Puckett was batting .308.  He would finish at 298.  Harper was batting .301.  He would finish at .294.  Among those who had at least 300 at-bats, Mack was the only .300 hitter, batting .326.  The Twins would bat .265 on the season, good for fourth place in the league.  Boston led at .272.

Hrbek led the team in home runs with 22.  Gary Gaetti hit 16 and Puckett 12.  The Twins hit just 100 home runs, tied for last with Kansas City.  Detroit led the league with 172.

Smith had a good enough game here, but he did not have a good season, going 5-10, 4.81, 1.55 WHIP.  My recollection of him is that he was a fairly big guy (6'3", 200 lbs.), but he did not throw hard at all.  He'd had a good year in 1989 (10-6, 3.92), but that was the only good year he ever had in the majors.

The Twins' rotation was not very good in 1990.  Allan Anderson led the team in starts with 31, but he went 7-18, 4.53.  Kevin Tapani made 28 starts, going 12-8, 4.07, 1.21 WHIP.  David West made 27 starts and went 7-9, 5.10, 1.50 WHIP.  Mark Guthrie battled injuries but did okay when healthy, going 7-9, 3.79, 1.33.  Scott Erickson made the jump from AA to the majors in late June and did okay, going 8-4, 2.87, 1.41 WHIP.

The Twins had three solid relievers in Rick Aguilera (5-3, 2.76), Terry Leach (2-5, 3.20) and Juan Berenguer (8-5, 3.41).  John Candelaria also did well out of the bullpen (7-3, 3.39), but he was traded to Toronto at the July deadline.

The Twins were eleventh in team ERA at 4.12; Oakland led with 3.18.  The Twins were eighth in WHIP at 1.39; Oakland led there, too, at 1.22.

The Twins really struggled to find a second baseman.  Newman got the most playing time there, 89 games, but he batted just .242 with a .582 OPS, and Tom Kelly preferred to use him as a utility man anyway.  They acquired Fred Manrique early in the season, but he batted just .237 and was released in August, having played 67 games at second.  Nelson Liriano was acquired in the Candelaria trade and played 50 games at second, batting .254.  The next year, Chuck Knoblauch would take over at second.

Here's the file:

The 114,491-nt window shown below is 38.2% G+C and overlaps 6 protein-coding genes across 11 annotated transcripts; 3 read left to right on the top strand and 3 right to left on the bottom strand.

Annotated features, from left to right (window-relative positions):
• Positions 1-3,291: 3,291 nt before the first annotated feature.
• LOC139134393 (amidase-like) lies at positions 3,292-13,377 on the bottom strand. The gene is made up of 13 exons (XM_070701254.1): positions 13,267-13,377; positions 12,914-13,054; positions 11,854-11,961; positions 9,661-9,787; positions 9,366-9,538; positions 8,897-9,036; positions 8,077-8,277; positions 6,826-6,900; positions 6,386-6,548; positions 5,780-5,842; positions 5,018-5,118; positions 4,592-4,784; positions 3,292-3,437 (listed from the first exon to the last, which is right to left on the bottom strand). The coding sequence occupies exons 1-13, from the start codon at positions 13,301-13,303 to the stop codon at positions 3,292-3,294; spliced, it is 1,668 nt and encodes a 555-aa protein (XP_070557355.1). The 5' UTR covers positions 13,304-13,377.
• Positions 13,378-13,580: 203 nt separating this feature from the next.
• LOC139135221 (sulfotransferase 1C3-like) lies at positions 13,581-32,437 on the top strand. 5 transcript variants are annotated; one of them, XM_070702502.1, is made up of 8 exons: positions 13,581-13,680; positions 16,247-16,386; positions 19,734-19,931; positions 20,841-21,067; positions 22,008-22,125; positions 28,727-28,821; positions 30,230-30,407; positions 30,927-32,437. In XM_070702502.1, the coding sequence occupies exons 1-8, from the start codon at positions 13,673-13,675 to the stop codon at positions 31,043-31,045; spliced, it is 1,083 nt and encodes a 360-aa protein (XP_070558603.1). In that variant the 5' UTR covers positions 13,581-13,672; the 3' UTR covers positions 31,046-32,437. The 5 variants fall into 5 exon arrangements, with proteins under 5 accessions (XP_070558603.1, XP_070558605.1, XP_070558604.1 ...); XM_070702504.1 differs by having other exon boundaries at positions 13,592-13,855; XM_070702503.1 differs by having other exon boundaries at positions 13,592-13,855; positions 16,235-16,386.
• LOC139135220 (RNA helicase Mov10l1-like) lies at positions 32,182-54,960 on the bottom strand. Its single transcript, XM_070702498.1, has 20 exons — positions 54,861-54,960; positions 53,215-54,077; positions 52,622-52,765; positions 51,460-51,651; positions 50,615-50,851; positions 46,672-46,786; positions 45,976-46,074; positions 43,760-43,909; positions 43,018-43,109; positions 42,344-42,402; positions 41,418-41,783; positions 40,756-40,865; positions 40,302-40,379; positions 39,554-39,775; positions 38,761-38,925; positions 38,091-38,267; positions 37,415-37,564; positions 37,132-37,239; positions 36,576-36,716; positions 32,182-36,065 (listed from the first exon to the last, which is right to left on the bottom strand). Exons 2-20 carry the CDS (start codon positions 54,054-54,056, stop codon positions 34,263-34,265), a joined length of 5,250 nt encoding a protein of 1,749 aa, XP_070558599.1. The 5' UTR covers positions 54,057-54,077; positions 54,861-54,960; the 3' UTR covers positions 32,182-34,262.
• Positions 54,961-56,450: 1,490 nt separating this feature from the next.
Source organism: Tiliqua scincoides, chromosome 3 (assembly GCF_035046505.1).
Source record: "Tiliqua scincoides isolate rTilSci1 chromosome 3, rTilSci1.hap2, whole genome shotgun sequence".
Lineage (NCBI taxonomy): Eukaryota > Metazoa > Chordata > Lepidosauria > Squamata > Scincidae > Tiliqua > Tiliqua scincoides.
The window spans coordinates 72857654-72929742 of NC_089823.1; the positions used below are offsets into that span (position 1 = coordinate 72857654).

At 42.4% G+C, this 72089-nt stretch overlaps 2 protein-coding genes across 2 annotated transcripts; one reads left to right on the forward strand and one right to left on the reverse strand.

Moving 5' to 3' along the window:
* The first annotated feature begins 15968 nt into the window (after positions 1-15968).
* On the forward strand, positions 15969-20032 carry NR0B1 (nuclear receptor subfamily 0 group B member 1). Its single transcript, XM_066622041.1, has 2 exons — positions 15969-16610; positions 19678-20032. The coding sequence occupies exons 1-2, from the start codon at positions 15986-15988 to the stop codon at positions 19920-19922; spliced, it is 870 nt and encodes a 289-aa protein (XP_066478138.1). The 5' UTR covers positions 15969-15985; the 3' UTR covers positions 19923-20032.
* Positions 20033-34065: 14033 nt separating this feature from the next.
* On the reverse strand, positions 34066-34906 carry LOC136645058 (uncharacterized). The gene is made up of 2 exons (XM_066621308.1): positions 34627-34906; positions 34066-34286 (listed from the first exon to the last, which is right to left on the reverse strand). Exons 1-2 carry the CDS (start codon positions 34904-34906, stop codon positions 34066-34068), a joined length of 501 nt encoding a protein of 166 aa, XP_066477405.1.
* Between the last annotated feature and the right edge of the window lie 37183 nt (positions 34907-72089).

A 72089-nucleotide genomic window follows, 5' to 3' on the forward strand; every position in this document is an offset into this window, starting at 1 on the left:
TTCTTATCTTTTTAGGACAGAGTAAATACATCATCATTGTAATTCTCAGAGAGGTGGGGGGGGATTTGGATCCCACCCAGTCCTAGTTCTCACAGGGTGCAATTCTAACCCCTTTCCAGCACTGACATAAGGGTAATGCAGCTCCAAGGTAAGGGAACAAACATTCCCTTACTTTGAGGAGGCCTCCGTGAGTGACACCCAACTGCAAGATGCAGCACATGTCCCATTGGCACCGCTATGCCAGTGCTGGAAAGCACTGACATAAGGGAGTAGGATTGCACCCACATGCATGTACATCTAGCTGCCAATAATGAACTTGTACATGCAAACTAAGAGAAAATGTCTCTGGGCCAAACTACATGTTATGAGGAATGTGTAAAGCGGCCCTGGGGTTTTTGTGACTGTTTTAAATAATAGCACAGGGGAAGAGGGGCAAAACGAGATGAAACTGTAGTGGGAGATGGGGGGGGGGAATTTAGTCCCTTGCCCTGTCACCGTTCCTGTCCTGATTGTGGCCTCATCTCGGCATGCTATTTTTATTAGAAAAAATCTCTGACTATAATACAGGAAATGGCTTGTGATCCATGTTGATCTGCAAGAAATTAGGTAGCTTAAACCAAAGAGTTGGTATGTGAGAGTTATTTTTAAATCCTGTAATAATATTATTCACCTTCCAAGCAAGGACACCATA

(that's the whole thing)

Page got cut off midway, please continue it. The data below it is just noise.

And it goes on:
This was the "worst" part of the worst-to-first connection for the Twins.  Kelly never liked that phrase.  He said something to the effect of "we finished last, but we weren't the worst".  He had a point:  the Yankees actually had the worst record in the league at 67-95, and the Twins were only a game and a half behind Kansas City.  Plus, the Twins' record that year was among the best that a last-place team has ever had, as they lost fewer than 90 games.

This game snapped a four-game losing streak for the Twins.  They would go on to win four of the next five.

Record:  The Twins were 36-40, in fifth place in the American League West, 12 games behind Oakland.  They would finish 74-88, in seventh (last) place, 29 games behind Oakland.

The Orioles were 34-42, in fifth place in the American League East, 10.5 games behind Boston.  They would finish 76-85, in fifth place, 11.5 games behind Boston.

Random record:  The Twins are 40-39 in Random Rewind games.